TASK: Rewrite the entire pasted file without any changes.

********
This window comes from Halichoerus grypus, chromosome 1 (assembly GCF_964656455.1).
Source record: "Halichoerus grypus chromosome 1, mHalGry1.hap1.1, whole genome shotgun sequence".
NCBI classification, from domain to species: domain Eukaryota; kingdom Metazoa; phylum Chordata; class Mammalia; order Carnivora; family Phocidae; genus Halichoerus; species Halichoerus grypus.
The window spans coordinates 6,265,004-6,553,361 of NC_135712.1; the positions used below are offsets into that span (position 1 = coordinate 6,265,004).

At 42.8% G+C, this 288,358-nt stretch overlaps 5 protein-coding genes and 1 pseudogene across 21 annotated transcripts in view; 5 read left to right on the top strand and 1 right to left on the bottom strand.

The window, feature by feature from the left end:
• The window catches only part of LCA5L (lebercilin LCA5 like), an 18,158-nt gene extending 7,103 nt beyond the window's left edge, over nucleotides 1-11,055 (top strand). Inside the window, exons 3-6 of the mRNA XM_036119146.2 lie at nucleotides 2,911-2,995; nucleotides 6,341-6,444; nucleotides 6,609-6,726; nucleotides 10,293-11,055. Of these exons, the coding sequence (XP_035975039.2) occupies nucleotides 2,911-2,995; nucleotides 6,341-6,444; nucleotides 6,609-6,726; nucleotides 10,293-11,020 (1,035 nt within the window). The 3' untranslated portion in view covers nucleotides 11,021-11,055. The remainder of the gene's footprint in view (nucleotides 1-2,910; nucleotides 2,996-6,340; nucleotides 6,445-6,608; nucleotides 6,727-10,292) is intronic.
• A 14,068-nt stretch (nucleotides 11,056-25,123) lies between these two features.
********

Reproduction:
This window comes from Halichoerus grypus, chromosome 1 (assembly GCF_964656455.1).
Source record: "Halichoerus grypus chromosome 1, mHalGry1.hap1.1, whole genome shotgun sequence".
NCBI classification, from domain to species: domain Eukaryota; kingdom Metazoa; phylum Chordata; class Mammalia; order Carnivora; family Phocidae; genus Halichoerus; species Halichoerus grypus.
The window spans coordinates 6,265,004-6,553,361 of NC_135712.1; the positions used below are offsets into that span (position 1 = coordinate 6,265,004).

At 42.8% G+C, this 288,358-nt stretch overlaps 5 protein-coding genes and 1 pseudogene across 21 annotated transcripts in view; 5 read left to right on the top strand and 1 right to left on the bottom strand.

The window, feature by feature from the left end:
• The window catches only part of LCA5L (lebercilin LCA5 like), an 18,158-nt gene extending 7,103 nt beyond the window's left edge, over nucleotides 1-11,055 (top strand). Inside the window, exons 3-6 of the mRNA XM_036119146.2 lie at nucleotides 2,911-2,995; nucleotides 6,341-6,444; nucleotides 6,609-6,726; nucleotides 10,293-11,055. Of these exons, the coding sequence (XP_035975039.2) occupies nucleotides 2,911-2,995; nucleotides 6,341-6,444; nucleotides 6,609-6,726; nucleotides 10,293-11,020 (1,035 nt within the window). The 3' untranslated portion in view covers nucleotides 11,021-11,055. The remainder of the gene's footprint in view (nucleotides 1-2,910; nucleotides 2,996-6,340; nucleotides 6,445-6,608; nucleotides 6,727-10,292) is intronic.
• A 14,068-nt stretch (nucleotides 11,056-25,123) lies between these two features.